The Future

On: October 18, 2010
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About Laila Koubia
From Dutch/Moroccan background // Female // BA in Communication and Multimedia Design // working experience in narrowcasting // freelance multimedia designer // MA New Media student at the UvA // ------ BA in Communication and Multimedia Design at The Hague University of Applied Sciences. Worked three years as administrator of a narrowcasting system and editor in chief of a studentTV station [H/TV]. Since 2007 freelance multimedia designer at LK Design [lailakoubia.com]. Interest goes out to the use of media in non-western countries (particularly Arab countries), media ethics, media in education, media-art, surveillance…

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…belongs to bits and bytes

the futureThere is a huge discussion going on about the future of the e-reader. Whether ‘the e-readers are capable of replacing books, magazines and newspapers‘. Or ‘are the e-readers worthy opponents to reader Apps on mobile devices or netbooks‘. Or ‘what about the battle between the e-reader and the iPad‘? The e-reader is currently with no doubt a hot topic, but in my opinion it is still far away from becoming a product for the mass. It is now in a state of constant evolution and progress, several technologies are emerging to compete to be the e-reader screen of the future. According to research firm DisplaySearch this market will be worth US $10 billion by 2018, plus an annual growth rate of 41 percent. So there is still much we can expect from this direction. For the time being I don’t think e-readers will replace any printed media, yet. The e-reader so far has been looked at as a substitute product instead of a complimentary product. And since my expertise and knowledge doesn’t expand itself to the field of the e-reader or e-book I would like to skip this topic and move further onto a much broader field.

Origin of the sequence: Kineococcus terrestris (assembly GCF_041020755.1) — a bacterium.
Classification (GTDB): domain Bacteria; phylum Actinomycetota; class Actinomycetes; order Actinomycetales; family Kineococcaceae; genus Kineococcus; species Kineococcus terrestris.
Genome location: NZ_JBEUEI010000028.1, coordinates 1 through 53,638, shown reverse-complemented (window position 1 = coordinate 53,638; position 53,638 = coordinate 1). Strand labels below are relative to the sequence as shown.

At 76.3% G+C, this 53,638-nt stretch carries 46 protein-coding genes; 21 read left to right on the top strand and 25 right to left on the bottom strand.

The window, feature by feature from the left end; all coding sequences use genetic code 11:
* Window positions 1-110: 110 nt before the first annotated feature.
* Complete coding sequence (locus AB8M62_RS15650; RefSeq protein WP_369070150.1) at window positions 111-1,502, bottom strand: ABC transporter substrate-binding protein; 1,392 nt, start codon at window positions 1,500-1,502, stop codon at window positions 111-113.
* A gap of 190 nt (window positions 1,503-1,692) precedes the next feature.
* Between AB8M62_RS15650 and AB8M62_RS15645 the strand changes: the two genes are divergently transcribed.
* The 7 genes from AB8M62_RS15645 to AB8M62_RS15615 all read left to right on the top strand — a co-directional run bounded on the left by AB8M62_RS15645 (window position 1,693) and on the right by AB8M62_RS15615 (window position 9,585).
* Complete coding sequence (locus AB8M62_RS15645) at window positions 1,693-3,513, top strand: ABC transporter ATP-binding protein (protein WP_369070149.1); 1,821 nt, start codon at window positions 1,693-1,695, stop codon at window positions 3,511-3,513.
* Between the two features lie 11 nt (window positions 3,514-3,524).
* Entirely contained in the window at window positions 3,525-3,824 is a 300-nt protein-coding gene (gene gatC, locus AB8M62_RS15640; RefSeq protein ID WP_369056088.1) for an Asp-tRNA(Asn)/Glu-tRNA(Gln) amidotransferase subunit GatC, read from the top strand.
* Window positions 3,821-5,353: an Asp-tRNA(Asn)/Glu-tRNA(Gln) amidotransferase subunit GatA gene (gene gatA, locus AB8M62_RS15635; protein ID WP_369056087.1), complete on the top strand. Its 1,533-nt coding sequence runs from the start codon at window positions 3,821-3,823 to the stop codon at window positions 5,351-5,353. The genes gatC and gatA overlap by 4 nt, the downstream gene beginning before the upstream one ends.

Let’s say: the digitized future? We are about to enter the digital era, as we see all around us each part of our society is in a process of being digitized or has already been digitized. Every single branch of our civilization is swallowed by this stream of bits and bytes; government, education, health-care, culture, religion and more. Even traditional games, which have mostly been locally run (note: I’m not taking online gaming into account), can now be accessed through the internet: gaming in the cloud. Laurent Hubeek wrote his article Gently Down the Stream: Advances in the Digital Distribution of Video Games about this concept.
So everything will be online and mutually connected to one and another. Eventually resulting in a completely digitized world where everything is connected together in one sphere.

Characteristics of the digital era [from Ray Kurzweil on ‘Our Technological Future, Immortality by 2023‘]

  • Images written directly to our retinas
  • Ubiquitous high bandwidth connection to the Internet at all times
  • Electronics so tiny it’s embedded in the environment, our clothing, our eyeglasses
  • Full immersion visual-auditory virtual reality
  • Augmented real reality
  • Interaction with virtual personalities as a primary interface